The third characterization of this church of apostasy is that they believe in a social salvation. Not regeneration, not the rebirth of the human heart and the human spirit, but all of the energies of the apostate church is given toward the amelioration of society. And they use the political process in order to achieve all of these wonderful economic reforms that is going to bring salvation and regeneration and peace to the earth. Now I haven’t time to comment on that. I’d just like to say that it seems to me as I read human history that the world is becoming more fearful every day! The terrorists—one of the things that people are afraid of is, “They’re going to blow up this plane; dare not go to certain sections of the world because of our terror.” Who would ever have thought of such a thing as that? And who would ever have thought that the world would be divided with atomic weapons into such awesome confrontation? In other words, I’m saying to you the Bible does not say that there will be human evolution toward a millennial kingdom, and history certainly denies it. I must go on.
What is the end of that apostate church? It is described in the seventeenth chapter of the Revelation. That apostate church is called, in the seventeenth chapter of the Book of the Apocalypse, it is called “the scarlet whore, the scarlet woman, the scarlet harlot,” and she is riding the beast [Revelation 17:1-5, 15]. Now I want to show you one of the most astonishing things to me in the Word of God, and that is this: in the Bible it is God that destroys the beast [Revelation 19:20], the evil political systems of the world. In the Bible it is God that destroys the false prophet [Revelation 19:20]. In the Bible it is God that judges Satan and casts him into the lake of fire [Revelation 20:10, 14]. But one of the strangest things in the Bible is this: it is the beast that destroys the harlot; it’s the beast that destroys the apostate church [Revelation 17:16].
Well, when I read that, I think, “Well, could such a thing be true?” Now haven’t I told you many, many times as we go through this series, that one of the astonishing things you will find in the Bible is this: that exactly the same things that characterize us characterize the angels; the same providences here you’ll find up there in heaven; the same laws here are the same laws up there; whatever those people are, those great heavenly hosts, we are down here; they’re just alike. And when you read something in the Bible, it will not be strange, it’ll not be far out; it’ll be something in your experience. You will see it.
All right, now here’s a good example of it, out of a multitude of those examples. The Bible says it is not God that destroys the harlot church, it is the beast [Revelation 17:16]: it’s the political system that does it. And you say, “Well, how in the earth could such a thing be?” Well, look at it. Have you ever been to Russia? I remember getting up early one morning in Leningrad, the first time I was in Russia, in Leningrad, and I started walking down the street, started walking down the street. There was a beautiful, beautiful church; it was, it is, a railroad station. I walked on down that main boulevard: this church is a granary; they store grain in it. This church, beautiful, beautiful, beautiful, beautiful church, padlocked and falling into ruins. I finally came to Kazan Cathedral, and the Kazan Cathedral, that marvelous edifice to the glory of God, built to the glory of God, the whole thing was a scientific, to them, scientific demonstration of atheism, and mostly of evolution. And finally I came to St. Isaac’s Cathedral, the largest cathedral in Eastern Europe, and from beginning to end, that tremendous cathedral is dedicated to what they call “a scientific presentation of no God.” Like up there above the high altar, they had a picture of Titov and Gagarin—the first two Russian cosmonauts –and in Russian and in German and in French and in English, it said, “We have searched the heavens, and there is no God.” The destruction of the church, the apostate church, in Russia is, was, now, by the state. The state does it! The state has done it. The state is weary of her pretenses, and finally destroys her, just as it says in the Bible. What you find in God’s Word is what you’ll find in human experience.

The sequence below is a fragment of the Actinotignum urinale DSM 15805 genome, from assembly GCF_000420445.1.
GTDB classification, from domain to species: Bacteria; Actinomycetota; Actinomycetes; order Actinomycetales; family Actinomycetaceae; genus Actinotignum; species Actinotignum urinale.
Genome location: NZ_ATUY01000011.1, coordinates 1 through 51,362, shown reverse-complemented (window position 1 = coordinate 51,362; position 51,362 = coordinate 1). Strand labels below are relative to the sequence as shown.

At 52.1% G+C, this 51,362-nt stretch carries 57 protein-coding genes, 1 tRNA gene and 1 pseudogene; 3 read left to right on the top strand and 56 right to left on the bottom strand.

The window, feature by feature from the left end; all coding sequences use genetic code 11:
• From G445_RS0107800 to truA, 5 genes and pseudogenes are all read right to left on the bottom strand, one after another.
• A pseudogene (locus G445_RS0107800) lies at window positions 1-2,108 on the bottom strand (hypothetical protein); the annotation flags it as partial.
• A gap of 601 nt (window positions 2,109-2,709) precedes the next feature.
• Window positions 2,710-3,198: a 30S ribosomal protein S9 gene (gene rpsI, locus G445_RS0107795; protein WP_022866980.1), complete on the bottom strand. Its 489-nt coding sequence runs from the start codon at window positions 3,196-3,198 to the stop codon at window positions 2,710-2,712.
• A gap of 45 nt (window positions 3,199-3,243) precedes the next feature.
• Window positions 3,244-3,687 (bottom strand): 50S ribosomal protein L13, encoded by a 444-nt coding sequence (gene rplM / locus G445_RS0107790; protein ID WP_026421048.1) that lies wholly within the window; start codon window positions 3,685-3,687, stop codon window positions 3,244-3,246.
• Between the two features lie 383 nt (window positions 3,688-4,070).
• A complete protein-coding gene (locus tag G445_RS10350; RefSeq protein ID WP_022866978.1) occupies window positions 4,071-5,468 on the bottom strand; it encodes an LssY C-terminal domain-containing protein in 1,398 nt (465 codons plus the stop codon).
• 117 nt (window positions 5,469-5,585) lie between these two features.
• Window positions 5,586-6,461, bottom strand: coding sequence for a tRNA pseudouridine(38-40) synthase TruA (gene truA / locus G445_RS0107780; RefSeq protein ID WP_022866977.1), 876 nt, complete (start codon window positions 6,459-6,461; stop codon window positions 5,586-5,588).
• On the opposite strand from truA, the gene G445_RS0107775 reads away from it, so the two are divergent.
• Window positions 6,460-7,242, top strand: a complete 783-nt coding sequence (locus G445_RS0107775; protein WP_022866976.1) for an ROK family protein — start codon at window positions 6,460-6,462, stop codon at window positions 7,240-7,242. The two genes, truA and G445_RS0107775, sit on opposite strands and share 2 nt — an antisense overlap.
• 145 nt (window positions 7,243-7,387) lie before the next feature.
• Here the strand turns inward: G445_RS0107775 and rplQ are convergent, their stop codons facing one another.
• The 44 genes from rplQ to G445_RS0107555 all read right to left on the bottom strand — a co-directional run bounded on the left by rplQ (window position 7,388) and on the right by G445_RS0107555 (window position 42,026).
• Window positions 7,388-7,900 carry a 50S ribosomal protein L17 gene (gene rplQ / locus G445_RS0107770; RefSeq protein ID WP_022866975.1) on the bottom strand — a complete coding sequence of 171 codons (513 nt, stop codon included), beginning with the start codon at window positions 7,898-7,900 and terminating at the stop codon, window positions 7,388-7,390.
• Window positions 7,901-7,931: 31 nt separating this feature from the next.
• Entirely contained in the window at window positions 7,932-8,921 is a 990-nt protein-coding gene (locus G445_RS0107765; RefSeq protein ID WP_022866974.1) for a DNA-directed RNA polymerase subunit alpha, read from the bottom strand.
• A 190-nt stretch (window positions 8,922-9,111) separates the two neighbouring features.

Now I must close. It seems to me about the time we get started here, time’s all gone. Remember my planet? We’re going to get on a planet and just going to let this preacher preach until he doesn’t have anything else in God’s Word to say, and that means it’s infinite. God’s Word is infinite.
The destiny of the true church, the faithful church, these that love Jesus and adore our Lord—what is the destiny of the true church? The true church, the destiny of the true church is to be caught away; it’s to be caught up, it’s to be caught out [1 Thessalonians 4:16-17]. Oh, dear, dear people, the dead are to be resurrected, and the living are to be changed, they’re to be raptured, and both are to be caught up to Jesus in heaven: the destiny of the true church [1 Corinthians 15:51-52; 1 Thessalonians 4:16-17].
Now here we’re going to go again; those same nuances and overtones that you find in the Bible that just confirm every one of the great doctrines of the faith—now look at this one in just the moment that we have, look at this. When it says in Matthew 24 and in Luke 17 [Matthew 24:40-41; Luke 17:34-36], when it says that we’re going to be raptured to the Lord, do you know there are some who are going to be sleeping in a bed at night, two are going to be sleeping in a bed? Then there are those who are going to be working in a field; two will be working in a field; two women will be grinding at the mill [Luke 17:34-36]. What does that mean? That means when that great day of rapture comes, it means that it’s going to be all the way around the world. Doesn’t say that, it’s just a nuance, it’s just an overtone. Some are going to be asleep—it’ll be at night in half of the world; some are going to be working.